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St. John, U.S. Virgin Islands

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Personality Types that Like it Best

Did You Know…?

  • Laurance Rockefeller donated 9,500 acres to make the Virgin Islands National Park possible.
  • The only mammals native to St. John are bats — six species of them.
  • There are no traffic lights on St. John.
  • The nickname for one St. John tree is Tourist Tree; it has a reddish, peeling bark.
  • Most of St. John’s plants are second-generation growth; the island was almost totally clear-cut in colonial days.

Love City

St. John is the smallest and quietest of the three main islands that comprise the U.S. Virgin Islands. Almost two-thirds of the 19-square-mile St. John is national park, which puts Mother Nature very much front and center on this patch of the Caribbean.

Not to say this island was untouched by human hands. Indigenous peoples had arrived long before Christopher Columbus and others wandered into these waters. Then, Europeans found St. John handy as a base for privateering, but later for plantation development and commerce. Tourism became the major commercial activity early, beginning in the 1920s.

The Virgin Islands National Park (which includes Hassel Island just off St. Thomas) was born in 1956, and the Virgin Islands National Coral Reef National Monument was created in 2001. Some of the first park is under water, too.

The result is a destination of particular appeal to travelers who want to do things outdoors and soak up the restorative aspects of a largely untrammeled environment. The island is called Love City, referring to the promise of romance suggested by its pristine nature.

Visitors can be as active or as laidback as they wish, opting for biking, diving, fishing, hiking or sailing, for example, or lazy days on beautiful sandy beaches and in the island’s small towns for dining, shopping and even some barhopping. Accommodation choices range from camping in the park to the comforts of luxurious beachside resorts.

With reference to previous habitation, the U.S. National Park Service, when describing the park’s features, says the park preserves the stories of St. John’s prehistory in more than 100 sites “that together complete one of the most undisturbed and comprehensive Caribbean landscapes.”

Dating from 840 B.C. to the arrival of Columbus, the prehistoric sites can be found on nearly every beach and bay in the park, the NPS says. The archaeological sites include rock art, which tourists may see during their explorations.

By the mid-18th century, there were 88 plantations on St. John; park visitors can spend time at two former plantations: Annaberg and Catherineberg. Annaberg is the more developed, and the park offers some living history demonstrations there.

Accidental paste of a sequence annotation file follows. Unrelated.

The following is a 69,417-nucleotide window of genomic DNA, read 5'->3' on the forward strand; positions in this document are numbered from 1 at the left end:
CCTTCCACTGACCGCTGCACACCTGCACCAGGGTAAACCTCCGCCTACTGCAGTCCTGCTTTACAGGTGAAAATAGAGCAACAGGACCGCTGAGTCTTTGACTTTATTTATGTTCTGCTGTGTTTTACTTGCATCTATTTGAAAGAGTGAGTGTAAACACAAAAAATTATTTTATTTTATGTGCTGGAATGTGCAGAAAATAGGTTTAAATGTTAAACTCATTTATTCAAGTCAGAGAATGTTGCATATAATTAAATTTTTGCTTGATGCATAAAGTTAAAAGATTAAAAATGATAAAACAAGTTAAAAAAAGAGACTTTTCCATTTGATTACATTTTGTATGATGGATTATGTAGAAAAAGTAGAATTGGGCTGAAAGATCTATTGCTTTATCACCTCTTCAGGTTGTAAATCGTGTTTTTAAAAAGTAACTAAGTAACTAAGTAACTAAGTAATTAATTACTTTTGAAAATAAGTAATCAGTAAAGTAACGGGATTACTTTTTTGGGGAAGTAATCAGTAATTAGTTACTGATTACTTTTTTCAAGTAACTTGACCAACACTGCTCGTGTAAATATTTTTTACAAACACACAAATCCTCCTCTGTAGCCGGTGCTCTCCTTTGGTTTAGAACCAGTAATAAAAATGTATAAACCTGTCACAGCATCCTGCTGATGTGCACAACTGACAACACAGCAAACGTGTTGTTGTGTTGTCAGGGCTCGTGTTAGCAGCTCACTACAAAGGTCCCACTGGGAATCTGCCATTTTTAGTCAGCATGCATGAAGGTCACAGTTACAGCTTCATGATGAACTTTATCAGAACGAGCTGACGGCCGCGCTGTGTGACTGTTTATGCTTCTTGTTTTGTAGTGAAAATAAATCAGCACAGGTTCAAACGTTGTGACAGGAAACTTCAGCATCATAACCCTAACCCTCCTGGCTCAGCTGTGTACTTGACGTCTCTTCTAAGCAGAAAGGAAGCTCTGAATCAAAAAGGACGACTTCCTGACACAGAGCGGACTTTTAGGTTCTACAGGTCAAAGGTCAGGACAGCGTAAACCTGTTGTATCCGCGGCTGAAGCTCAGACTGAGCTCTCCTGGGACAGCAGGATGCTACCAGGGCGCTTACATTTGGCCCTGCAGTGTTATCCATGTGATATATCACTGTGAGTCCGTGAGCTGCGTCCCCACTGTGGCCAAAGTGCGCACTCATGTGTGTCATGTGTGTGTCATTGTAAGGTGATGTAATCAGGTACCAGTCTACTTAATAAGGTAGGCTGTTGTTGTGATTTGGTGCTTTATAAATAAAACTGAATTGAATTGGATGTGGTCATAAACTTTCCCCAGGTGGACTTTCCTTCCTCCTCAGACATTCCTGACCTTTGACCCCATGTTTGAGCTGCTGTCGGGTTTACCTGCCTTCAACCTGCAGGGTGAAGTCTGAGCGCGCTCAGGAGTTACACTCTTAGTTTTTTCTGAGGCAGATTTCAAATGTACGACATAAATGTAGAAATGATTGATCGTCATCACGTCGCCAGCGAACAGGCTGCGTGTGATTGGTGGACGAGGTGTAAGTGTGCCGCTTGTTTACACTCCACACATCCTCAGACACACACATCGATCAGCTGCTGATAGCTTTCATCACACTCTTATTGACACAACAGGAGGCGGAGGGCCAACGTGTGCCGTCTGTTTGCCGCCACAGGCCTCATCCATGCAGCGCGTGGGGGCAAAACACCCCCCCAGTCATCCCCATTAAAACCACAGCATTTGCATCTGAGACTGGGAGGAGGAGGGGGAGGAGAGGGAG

Things to do for Venturers

  • Camp in the Virgin Islands National Park, at Cinnamon Bay.
  • It’s Nashville with a lot of sand. Visit in May for the Love City Country Music Festival. Or, consider the one-day St. John Blues Blowout, a bit earlier in the year.
  • Dive in the deep waters off St. John to see colorful reefs and wreck sites.
  • By air, by land, by sea: Sightsee from a helicopter. Drive around the island in a rented Jeep or 4X4. Round that out by exploring the coast in a kayak or a small powerboat.
  • Get your exercise and introduction to St. John atop a mountain bike.
  • In winter, compete in the St. John 8 Tuff Miles Road Race. The route starts and ends at sea level, but takes runners to 999 feet above sea level and involves roughly 1,400 feet in elevation gain in the first five and a half miles.

Things to do for Centrics

  • Discover ancient Arawak Indian rock carvings on the Reef Bay Hike Trail, one of 22 self-guided hiking trails within the Virgin Islands National Park.
  • At the former Annaberg Plantation, inside the national park, each week there are demonstrations of cultural traditions, such as basket weaving, bread baking or music and dance. Choose the session or sessions that interest you.
  • Settle in for the longest Independence Day of your life — at St. John’s monthlong series of celebrations and events, which include concerts, food fairs, pageants and sporting races.
  • If not a certified diver, take the snuba route, a sport that combines snorkeling and basic diving skills.
  • Rent a small sailboat, join a sailing tour or take a sailing lesson. There are choices for sailors at multiple levels of proficiency and enthusiasm.
  • Opt for a trail ride, by horse or donkey, up mountains and hillsides for the scenic views.

Things to do for Authentics

  • Go to the beach. A couple of beauts are found at Trunk Bay and Hawksnest Bay.
  • Fishing is a natural choice in such waters. Charter a captained vessel for the purpose and toss your line into the deep.
  • Shop in the boutiques, but, if serious shopping is imperative, take a 20-minute ferry ride to St. Thomas and go at it for the day.
  • Sightsee on a boat trip around the island. Or, take a sunset cruise.
  • Snorkel at Trunk Bay, where underwater placards on the snorkeling trail describe the surrounding ecology.
  • Join the national park’s bird-watching trip to Francis Bay.

Additional Resources

For more information, consult the Virgin Islands Department of Tourism at